The Kansas City Chiefs are in the process of evaluating their roster and determining their needs for the 2011 season and beyond so we thought we’d do a little bit of evaluating ourselves here at AA.
One way NFL teams will evaluate their players is they will determine whether they guy is an ascending or descending player. Will the player being evaluated be able to significantly improve or are they on the down slope of their career?
Over the course of the next few weeks, we’ll break down the Chiefs roster and decide whether each player is ascending or descending and whether we think they are the long term answer at their position. We’ll look at the players play this season and we will also evaluate their grades and statistics from Pro Football Focus, a partner of AA that evaluates and grades every player on every play of every game. We trust the stats and evaluations from PFF to be the most accurate out there. Please note that the stats cited in these articles may not match up with the official stats from the NFL but again, we feel they are more accurate.
We’ll start today with linebacker Jovan Belcher, after the jump.
Jovan Belcher has had quite the NFL journey. He played college ball for the Division III Main black Bears. His freshman and sophomore year he played OLB before being switched to DE for his junior and senior year.
After going undrafted in the 2009 NFL Draft, Belcher agreed to a rookie free agent contract with the Kansas City Chiefs. He turned some heads in training camp, made the team and spent the season as a backup ILB alongside Derrick Johnson.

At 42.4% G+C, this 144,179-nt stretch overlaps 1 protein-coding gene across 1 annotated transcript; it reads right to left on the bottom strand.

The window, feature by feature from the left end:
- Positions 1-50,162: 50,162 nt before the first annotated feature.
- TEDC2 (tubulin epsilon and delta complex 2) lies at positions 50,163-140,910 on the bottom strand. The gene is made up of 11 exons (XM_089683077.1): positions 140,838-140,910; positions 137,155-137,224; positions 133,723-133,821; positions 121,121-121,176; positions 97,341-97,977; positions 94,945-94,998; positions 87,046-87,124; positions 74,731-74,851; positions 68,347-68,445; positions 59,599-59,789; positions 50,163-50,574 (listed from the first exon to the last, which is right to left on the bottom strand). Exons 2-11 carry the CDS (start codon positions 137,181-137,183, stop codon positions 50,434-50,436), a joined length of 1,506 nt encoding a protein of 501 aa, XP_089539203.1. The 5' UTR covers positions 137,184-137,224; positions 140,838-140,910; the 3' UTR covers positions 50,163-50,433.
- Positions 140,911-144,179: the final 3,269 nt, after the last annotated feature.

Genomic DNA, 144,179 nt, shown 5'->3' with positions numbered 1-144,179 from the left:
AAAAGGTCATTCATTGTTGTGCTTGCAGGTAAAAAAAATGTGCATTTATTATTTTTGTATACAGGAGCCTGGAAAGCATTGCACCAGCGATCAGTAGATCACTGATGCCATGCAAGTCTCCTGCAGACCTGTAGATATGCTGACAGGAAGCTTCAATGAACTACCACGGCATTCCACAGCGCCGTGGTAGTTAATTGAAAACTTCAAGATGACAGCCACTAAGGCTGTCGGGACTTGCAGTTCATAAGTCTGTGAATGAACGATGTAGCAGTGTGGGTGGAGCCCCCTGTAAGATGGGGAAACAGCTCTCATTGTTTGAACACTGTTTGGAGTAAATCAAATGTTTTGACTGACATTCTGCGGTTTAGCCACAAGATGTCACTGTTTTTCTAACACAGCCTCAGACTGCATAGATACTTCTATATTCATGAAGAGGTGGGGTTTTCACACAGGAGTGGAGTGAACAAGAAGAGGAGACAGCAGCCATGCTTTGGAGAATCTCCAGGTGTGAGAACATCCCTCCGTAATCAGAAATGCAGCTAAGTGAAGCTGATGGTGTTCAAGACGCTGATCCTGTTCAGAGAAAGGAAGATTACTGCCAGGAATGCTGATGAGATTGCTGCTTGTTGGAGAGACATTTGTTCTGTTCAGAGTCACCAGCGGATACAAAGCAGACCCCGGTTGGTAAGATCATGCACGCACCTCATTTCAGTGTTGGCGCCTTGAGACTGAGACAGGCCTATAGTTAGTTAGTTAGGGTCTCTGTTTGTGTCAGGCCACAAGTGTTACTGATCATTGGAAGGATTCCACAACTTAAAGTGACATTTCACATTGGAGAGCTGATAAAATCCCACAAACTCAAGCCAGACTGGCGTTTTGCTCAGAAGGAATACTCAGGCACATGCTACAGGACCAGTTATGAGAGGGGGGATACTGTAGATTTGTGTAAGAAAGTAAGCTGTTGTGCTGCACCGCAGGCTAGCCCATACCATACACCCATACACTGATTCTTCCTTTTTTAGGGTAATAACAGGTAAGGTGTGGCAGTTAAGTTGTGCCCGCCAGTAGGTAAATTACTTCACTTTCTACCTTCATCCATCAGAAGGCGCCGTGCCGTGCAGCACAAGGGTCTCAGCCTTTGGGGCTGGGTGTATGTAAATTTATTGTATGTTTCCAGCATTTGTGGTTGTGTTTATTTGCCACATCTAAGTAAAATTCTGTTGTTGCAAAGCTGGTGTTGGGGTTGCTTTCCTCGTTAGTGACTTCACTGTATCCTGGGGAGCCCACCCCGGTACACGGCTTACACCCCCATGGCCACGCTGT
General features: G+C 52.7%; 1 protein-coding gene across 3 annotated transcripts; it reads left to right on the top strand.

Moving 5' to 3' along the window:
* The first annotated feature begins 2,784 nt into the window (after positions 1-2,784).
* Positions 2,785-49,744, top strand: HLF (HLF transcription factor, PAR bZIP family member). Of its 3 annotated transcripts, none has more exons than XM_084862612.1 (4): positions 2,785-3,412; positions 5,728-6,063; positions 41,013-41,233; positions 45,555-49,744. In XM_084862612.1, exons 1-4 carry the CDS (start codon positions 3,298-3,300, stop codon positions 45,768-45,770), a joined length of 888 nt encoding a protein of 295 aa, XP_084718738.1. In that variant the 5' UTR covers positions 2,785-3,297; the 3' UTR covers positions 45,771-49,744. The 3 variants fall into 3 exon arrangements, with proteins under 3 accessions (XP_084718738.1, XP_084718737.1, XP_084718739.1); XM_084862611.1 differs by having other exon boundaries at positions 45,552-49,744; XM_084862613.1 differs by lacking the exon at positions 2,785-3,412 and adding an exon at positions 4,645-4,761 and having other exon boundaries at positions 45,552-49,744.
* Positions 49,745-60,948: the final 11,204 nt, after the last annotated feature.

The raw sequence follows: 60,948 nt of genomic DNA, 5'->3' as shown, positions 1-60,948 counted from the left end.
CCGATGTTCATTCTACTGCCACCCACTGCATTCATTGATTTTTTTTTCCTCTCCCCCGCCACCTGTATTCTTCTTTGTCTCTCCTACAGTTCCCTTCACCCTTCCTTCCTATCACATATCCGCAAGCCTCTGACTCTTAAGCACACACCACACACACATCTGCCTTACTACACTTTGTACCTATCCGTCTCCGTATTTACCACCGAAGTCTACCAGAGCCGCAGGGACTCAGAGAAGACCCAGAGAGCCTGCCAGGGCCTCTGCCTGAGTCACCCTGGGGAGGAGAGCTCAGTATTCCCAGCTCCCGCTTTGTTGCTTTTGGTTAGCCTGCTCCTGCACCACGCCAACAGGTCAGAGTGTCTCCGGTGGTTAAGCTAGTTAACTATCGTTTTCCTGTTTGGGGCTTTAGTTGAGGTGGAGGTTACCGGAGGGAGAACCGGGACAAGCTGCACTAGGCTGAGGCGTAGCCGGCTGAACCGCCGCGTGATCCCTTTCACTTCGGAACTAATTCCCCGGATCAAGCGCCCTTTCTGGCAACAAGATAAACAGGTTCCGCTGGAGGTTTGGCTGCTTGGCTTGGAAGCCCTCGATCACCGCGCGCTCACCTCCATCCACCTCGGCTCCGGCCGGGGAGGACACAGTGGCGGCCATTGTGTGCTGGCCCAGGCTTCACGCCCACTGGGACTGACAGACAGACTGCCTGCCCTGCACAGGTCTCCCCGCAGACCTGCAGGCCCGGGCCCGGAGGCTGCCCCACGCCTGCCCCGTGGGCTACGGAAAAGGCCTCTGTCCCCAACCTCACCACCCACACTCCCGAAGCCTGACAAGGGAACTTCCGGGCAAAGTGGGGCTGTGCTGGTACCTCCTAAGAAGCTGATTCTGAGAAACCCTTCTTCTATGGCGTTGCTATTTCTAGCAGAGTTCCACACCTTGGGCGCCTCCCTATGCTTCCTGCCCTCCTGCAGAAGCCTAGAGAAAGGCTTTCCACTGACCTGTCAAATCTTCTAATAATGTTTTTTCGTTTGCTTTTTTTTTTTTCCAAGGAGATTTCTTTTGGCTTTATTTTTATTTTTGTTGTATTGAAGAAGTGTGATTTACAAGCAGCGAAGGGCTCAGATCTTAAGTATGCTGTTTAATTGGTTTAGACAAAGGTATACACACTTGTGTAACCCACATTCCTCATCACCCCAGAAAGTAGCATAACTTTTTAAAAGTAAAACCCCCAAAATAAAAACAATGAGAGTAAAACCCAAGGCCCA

Early last offseason there were reports that Belcher had put on considerable mass after his first full season in an NFL training program. He wrestled the starting job at ILB away from Corey Mays and started again alongside Derrick Johnson throughout the 2010 season.
Pro Football Focus Breakdown:
Solo tackles: 64
Assisted Tackles: 13
Missed Tackles: 8
QB Pressures: 10
Run D: +1.3
Pass Rush: +4.8
Pass Coverage: -4.6
Overall Grade: +1.3
*Number of defensive tackles made which constitute an offensive failure, including sacks
**Each play is graded and then a cumulative score is added up. An average play where the player does nothing particularly good or bad but just does their job would be graded a 0.0. Anything to the plus is good, anything to the negative is bad. Lawrence Timmons is PFF’s highest graded ILB in a 3-4 defense and currently has a cumulative grade of 31.6 for all games played this season. Jonathan Vilma is the worst with a -14.0.
I am labeling Belcher as an ascending player.
He is only 23 years old and just finished his first season starting in the NFL. Seeing as Belcher played limited snaps in 2009 and came from a division 3 school, he had a significant learning curve to overcome this year and he did a pretty good job.
While Belcher wasn’t a huge impact player there is still a very distinct possibility that he could develop into one. Belcher’s meteoric rise from D-3 to starting for an NFL team shows that he has been able to quickly learn and develop despite a drastic increase in his competition level.
It is way too soon to say that Belcher has reached his potential. If this is as good as Belcher ever gets, it wouldn’t hurt for the Chiefs to upgrade his position but for now, the team has bigger fish to fry and Belcher, while not yet being fantastic, isn’t too much of a liability. I recommend the Chiefs focus on upgrading weaker positions and give Belcher one more year of development to see how much better he can get. If, after another year, it appears Belcher has peaked, the Chiefs can upgrade knowing they have a very solid and experience reserve in Jovan.